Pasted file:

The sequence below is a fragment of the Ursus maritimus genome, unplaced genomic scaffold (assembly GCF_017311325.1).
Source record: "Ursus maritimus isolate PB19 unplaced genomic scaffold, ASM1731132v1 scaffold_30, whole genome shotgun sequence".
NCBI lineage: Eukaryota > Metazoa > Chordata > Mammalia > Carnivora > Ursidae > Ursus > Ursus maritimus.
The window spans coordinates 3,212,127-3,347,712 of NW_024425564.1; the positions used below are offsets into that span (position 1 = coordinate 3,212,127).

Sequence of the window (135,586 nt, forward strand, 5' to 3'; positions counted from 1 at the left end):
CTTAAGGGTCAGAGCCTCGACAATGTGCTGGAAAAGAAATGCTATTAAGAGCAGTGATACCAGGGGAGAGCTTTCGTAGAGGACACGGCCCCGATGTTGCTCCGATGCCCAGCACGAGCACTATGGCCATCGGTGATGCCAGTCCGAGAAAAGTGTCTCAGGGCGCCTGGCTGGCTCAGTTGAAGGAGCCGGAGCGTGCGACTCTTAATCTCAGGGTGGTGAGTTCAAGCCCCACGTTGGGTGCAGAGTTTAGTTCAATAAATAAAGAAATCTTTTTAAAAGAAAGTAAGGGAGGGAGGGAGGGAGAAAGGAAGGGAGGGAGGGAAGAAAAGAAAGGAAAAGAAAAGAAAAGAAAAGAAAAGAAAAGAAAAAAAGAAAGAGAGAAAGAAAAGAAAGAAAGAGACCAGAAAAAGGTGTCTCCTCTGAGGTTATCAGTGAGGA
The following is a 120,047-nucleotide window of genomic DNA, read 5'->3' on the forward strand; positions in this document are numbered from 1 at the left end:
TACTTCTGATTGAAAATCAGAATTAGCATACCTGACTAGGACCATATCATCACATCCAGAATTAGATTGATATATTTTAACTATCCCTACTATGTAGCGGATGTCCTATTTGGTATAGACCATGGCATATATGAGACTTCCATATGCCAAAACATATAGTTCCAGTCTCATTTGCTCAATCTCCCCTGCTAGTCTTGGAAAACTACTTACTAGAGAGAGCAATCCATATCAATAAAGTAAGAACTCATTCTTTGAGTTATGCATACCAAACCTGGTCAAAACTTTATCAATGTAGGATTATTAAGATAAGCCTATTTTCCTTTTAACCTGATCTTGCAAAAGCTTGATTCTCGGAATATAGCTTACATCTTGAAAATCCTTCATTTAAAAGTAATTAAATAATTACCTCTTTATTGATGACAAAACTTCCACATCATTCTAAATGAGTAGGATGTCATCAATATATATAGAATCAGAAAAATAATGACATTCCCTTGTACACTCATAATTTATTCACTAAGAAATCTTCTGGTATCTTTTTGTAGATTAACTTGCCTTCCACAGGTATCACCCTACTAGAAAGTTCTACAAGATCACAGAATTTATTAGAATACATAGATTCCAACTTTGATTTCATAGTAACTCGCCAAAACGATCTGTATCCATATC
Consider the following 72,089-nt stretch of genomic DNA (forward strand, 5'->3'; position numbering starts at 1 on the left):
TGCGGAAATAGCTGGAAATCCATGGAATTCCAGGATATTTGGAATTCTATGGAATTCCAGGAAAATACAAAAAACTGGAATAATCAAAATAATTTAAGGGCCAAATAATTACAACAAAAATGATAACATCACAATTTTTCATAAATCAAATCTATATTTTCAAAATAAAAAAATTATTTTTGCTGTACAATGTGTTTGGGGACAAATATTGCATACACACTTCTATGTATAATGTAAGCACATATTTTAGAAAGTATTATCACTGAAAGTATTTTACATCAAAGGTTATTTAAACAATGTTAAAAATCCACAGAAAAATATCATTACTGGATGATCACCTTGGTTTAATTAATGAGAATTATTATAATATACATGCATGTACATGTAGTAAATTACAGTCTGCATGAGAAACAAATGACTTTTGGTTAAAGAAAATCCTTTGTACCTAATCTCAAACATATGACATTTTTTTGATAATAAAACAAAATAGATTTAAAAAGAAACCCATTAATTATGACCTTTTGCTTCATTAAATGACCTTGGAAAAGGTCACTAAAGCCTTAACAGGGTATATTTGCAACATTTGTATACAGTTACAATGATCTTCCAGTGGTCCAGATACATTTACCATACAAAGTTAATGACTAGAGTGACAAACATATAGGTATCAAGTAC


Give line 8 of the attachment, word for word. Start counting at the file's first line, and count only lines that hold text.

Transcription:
TACTTCTGATTGAAAATCAGAATTAGCATACCTGACTAGGACCATATCATCACATCCAGAATTAGATTGATATATTTTAACTATCCCTACTATGTAGCGGATGTCCTATTTGGTATAGACCATGGCATATATGAGACTTCCATATGCCAAAACATATAGTTCCAGTCTCATTTGCTCAATCTCCCCTGCTAGTCTTGGAAAACTACTTACTAGAGAGAGCAATCCATATCAATAAAGTAAGAACTCATTCTTTGAGTTATGCATACCAAACCTGGTCAAAACTTTATCAATGTAGGATTATTAAGATAAGCCTATTTTCCTTTTAACCTGATCTTGCAAAAGCTTGATTCTCGGAATATAGCTTACATCTTGAAAATCCTTCATTTAAAAGTAATTAAATAATTACCTCTTTATTGATGACAAAACTTCCACATCATTCTAAATGAGTAGGATGTCATCAATATATATAGAATCAGAAAAATAATGACATTCCCTTGTACACTCATAATTTATTCACTAAGAAATCTTCTGGTATCTTTTTGTAGATTAACTTGCCTTCCACAGGTATCACCCTACTAGAAAGTTCTACAAGATCACAGAATTTATTAGAATACATAGATTCCAACTTTGATTTCATAGTAACTCGCCAAAACGATCTGTATCCATATC